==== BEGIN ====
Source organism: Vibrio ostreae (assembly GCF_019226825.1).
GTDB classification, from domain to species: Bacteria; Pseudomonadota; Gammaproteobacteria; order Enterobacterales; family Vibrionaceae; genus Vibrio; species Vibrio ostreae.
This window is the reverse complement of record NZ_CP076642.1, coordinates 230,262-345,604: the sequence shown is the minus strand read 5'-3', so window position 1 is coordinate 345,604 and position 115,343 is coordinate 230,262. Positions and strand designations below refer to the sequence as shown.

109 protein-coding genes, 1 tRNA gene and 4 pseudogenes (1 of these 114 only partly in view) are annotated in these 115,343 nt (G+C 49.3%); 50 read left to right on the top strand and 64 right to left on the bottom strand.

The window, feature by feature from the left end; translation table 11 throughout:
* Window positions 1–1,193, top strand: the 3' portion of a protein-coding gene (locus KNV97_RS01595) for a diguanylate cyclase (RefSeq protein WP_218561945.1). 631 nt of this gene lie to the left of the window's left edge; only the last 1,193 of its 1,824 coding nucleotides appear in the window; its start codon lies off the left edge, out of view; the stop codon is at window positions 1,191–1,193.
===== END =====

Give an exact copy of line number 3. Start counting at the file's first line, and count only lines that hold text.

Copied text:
This window is the reverse complement of record NZ_CP076642.1, coordinates 230,262-345,604: the sequence shown is the minus strand read 5'-3', so window position 1 is coordinate 345,604 and position 115,343 is coordinate 230,262. Positions and strand designations below refer to the sequence as shown.